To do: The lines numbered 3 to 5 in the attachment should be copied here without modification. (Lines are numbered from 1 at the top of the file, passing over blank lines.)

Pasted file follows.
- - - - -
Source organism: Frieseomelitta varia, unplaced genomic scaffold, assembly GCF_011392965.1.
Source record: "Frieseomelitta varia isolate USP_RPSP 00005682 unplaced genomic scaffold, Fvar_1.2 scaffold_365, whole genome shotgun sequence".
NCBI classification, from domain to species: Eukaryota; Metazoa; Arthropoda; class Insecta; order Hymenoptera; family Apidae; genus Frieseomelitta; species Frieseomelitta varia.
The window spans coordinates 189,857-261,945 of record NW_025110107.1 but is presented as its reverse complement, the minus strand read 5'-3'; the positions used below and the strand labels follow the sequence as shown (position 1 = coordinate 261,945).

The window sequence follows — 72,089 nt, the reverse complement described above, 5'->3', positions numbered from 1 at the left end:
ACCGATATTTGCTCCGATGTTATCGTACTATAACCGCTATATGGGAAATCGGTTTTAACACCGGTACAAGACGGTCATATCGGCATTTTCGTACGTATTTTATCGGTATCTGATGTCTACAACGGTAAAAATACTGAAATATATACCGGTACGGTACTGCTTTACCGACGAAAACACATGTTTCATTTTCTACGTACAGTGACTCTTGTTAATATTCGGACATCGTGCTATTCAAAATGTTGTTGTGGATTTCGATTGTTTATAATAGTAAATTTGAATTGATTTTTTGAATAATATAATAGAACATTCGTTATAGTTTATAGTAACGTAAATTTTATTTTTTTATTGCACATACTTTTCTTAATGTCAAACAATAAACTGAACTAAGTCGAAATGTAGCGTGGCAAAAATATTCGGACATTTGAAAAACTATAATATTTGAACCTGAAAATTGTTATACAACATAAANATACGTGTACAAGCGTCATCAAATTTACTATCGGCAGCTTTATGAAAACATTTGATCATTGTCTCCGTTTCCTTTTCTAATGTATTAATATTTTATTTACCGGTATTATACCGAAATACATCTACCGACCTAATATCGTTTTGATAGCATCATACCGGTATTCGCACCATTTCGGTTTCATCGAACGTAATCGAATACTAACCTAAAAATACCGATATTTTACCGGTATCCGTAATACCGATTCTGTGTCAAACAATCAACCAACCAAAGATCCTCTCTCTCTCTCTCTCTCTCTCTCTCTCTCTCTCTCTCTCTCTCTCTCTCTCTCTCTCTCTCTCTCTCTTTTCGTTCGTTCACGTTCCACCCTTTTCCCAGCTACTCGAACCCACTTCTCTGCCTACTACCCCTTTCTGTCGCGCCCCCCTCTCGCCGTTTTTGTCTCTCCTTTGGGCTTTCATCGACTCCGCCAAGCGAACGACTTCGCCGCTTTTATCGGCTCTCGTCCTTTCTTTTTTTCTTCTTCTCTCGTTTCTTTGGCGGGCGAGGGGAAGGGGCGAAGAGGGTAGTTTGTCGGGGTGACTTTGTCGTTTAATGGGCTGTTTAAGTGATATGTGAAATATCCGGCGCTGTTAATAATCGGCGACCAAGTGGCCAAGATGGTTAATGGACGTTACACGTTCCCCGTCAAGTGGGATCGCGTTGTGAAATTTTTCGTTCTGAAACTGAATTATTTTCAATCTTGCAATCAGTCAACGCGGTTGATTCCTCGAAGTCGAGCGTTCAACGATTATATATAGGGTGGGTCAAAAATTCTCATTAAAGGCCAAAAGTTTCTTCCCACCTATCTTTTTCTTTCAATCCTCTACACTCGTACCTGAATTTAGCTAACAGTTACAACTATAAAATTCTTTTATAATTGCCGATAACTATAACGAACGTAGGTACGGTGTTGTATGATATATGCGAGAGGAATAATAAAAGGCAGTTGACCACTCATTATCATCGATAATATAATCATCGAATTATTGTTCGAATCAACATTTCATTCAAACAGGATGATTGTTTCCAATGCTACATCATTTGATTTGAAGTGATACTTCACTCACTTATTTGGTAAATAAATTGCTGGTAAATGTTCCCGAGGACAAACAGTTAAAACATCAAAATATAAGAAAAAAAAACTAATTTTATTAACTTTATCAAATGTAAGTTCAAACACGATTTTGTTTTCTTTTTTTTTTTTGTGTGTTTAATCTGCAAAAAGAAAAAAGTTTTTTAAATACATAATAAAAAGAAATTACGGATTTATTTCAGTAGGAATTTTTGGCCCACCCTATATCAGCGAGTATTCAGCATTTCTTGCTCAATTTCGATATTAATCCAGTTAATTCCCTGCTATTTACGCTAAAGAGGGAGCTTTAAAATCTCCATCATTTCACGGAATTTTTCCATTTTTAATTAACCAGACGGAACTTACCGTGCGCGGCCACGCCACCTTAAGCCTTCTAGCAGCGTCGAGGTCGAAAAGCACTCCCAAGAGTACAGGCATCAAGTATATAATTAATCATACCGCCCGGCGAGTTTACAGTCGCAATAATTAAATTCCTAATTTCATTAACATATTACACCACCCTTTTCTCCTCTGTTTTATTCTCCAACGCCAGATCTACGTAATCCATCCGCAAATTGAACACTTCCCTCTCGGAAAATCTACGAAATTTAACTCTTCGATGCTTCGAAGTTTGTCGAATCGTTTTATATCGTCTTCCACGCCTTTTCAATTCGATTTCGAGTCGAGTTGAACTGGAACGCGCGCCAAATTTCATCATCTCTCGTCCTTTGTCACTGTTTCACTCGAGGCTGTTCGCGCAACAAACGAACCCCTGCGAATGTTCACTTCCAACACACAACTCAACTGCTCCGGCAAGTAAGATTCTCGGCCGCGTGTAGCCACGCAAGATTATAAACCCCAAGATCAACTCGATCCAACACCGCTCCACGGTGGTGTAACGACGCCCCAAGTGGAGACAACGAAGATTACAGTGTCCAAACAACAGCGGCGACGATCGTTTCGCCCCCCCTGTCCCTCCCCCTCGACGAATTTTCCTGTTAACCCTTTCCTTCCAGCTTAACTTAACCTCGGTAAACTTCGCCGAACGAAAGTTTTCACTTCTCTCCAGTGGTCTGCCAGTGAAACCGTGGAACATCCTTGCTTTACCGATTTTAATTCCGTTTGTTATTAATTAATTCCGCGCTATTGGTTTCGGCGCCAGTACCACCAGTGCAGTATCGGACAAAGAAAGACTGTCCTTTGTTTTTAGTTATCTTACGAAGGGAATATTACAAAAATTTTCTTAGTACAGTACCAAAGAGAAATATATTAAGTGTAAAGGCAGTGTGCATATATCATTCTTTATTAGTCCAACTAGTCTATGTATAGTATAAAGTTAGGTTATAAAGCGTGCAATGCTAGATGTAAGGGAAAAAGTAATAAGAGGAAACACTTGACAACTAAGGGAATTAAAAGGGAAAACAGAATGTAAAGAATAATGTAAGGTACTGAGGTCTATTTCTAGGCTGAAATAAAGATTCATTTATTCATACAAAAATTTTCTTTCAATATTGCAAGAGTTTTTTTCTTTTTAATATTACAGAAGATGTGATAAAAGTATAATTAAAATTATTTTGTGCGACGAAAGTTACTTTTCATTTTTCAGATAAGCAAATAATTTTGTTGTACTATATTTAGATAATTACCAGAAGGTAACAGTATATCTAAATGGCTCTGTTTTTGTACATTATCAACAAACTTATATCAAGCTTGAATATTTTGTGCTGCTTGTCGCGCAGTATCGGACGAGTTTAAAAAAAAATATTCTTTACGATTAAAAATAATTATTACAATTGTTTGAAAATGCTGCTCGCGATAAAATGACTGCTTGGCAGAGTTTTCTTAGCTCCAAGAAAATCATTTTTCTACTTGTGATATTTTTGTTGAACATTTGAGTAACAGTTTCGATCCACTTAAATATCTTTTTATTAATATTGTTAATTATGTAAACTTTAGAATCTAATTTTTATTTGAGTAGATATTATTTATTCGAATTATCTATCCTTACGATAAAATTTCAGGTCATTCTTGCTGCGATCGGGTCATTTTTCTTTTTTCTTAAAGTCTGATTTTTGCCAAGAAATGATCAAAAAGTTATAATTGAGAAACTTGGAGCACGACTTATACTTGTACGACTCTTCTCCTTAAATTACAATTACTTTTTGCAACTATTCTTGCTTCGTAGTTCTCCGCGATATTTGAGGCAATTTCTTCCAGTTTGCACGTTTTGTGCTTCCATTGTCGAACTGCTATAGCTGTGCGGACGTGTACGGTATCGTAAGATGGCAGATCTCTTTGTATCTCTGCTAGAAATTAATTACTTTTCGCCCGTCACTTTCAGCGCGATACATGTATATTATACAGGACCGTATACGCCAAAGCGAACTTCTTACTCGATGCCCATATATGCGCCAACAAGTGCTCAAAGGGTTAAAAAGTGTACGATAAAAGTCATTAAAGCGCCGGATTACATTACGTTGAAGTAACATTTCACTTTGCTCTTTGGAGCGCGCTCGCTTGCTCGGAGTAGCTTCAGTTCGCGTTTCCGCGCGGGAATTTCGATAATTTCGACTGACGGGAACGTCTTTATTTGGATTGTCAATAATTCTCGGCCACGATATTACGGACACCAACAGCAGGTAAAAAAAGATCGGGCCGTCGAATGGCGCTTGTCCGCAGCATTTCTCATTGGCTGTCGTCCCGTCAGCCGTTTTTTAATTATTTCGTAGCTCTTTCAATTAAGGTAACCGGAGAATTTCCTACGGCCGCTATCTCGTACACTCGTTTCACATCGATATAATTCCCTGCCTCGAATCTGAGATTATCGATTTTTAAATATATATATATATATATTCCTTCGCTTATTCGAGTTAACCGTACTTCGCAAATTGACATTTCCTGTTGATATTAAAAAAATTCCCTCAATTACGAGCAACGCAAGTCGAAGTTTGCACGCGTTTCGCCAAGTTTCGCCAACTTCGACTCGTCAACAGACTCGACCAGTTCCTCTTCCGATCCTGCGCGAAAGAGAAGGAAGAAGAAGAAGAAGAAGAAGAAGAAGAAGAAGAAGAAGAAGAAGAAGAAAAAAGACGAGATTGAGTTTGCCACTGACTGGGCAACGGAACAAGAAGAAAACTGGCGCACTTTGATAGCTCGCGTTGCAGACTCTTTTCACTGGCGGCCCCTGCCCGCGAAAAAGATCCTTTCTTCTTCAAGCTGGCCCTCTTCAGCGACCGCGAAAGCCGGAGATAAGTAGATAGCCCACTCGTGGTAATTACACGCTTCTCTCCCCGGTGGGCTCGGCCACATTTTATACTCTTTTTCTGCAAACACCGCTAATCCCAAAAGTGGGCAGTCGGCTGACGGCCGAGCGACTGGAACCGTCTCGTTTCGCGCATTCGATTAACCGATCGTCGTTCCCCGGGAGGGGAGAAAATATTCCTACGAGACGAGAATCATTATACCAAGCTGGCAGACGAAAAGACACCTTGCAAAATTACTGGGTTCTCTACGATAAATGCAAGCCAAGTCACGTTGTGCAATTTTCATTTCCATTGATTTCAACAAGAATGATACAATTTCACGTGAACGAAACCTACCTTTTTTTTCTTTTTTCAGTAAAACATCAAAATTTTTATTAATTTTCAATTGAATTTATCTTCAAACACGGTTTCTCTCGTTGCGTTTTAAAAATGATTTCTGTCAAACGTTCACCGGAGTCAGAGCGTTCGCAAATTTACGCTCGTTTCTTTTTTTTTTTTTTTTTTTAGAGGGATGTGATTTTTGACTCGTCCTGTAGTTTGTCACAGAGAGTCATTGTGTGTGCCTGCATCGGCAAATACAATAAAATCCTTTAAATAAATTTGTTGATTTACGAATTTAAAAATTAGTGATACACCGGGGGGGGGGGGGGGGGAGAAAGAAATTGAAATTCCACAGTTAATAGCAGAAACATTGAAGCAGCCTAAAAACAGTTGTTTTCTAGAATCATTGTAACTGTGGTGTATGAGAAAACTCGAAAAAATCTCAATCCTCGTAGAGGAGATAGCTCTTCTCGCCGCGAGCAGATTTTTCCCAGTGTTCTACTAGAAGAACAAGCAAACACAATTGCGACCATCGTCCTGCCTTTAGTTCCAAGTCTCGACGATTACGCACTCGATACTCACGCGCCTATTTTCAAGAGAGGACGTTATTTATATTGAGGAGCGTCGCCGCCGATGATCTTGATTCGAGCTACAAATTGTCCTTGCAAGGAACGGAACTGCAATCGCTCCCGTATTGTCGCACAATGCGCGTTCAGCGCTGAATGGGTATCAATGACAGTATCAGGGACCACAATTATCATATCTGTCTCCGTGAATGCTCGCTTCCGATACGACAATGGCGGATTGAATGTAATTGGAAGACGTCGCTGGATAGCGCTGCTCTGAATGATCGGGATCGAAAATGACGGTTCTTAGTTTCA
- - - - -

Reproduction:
NCBI classification, from domain to species: Eukaryota; Metazoa; Arthropoda; class Insecta; order Hymenoptera; family Apidae; genus Frieseomelitta; species Frieseomelitta varia.
The window spans coordinates 189,857-261,945 of record NW_025110107.1 but is presented as its reverse complement, the minus strand read 5'-3'; the positions used below and the strand labels follow the sequence as shown (position 1 = coordinate 261,945).

The window sequence follows — 72,089 nt, the reverse complement described above, 5'->3', positions numbered from 1 at the left end: